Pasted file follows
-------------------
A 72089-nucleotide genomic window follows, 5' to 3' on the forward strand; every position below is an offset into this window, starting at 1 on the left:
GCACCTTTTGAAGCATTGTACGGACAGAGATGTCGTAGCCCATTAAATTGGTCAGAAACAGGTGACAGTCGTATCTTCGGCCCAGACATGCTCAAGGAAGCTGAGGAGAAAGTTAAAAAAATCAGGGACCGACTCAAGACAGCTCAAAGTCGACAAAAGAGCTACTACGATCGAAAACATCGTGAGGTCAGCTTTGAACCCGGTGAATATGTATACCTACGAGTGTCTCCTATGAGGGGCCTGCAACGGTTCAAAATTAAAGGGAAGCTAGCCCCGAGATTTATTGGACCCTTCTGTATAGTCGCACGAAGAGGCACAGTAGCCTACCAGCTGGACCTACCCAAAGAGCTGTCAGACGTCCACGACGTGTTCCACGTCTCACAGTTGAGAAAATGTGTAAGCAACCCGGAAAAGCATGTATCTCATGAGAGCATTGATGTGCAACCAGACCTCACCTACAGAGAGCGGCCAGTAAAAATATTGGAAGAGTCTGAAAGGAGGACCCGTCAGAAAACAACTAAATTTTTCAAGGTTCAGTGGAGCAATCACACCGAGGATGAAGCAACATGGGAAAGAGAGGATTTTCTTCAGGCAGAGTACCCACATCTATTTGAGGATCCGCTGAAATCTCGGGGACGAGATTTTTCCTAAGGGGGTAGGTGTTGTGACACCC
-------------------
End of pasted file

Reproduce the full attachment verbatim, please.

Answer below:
A 72089-nucleotide genomic window follows, 5' to 3' on the forward strand; every position below is an offset into this window, starting at 1 on the left:
GCACCTTTTGAAGCATTGTACGGACAGAGATGTCGTAGCCCATTAAATTGGTCAGAAACAGGTGACAGTCGTATCTTCGGCCCAGACATGCTCAAGGAAGCTGAGGAGAAAGTTAAAAAAATCAGGGACCGACTCAAGACAGCTCAAAGTCGACAAAAGAGCTACTACGATCGAAAACATCGTGAGGTCAGCTTTGAACCCGGTGAATATGTATACCTACGAGTGTCTCCTATGAGGGGCCTGCAACGGTTCAAAATTAAAGGGAAGCTAGCCCCGAGATTTATTGGACCCTTCTGTATAGTCGCACGAAGAGGCACAGTAGCCTACCAGCTGGACCTACCCAAAGAGCTGTCAGACGTCCACGACGTGTTCCACGTCTCACAGTTGAGAAAATGTGTAAGCAACCCGGAAAAGCATGTATCTCATGAGAGCATTGATGTGCAACCAGACCTCACCTACAGAGAGCGGCCAGTAAAAATATTGGAAGAGTCTGAAAGGAGGACCCGTCAGAAAACAACTAAATTTTTCAAGGTTCAGTGGAGCAATCACACCGAGGATGAAGCAACATGGGAAAGAGAGGATTTTCTTCAGGCAGAGTACCCACATCTATTTGAGGATCCGCTGAAATCTCGGGGACGAGATTTTTCCTAAGGGGGTAGGTGTTGTGACACCC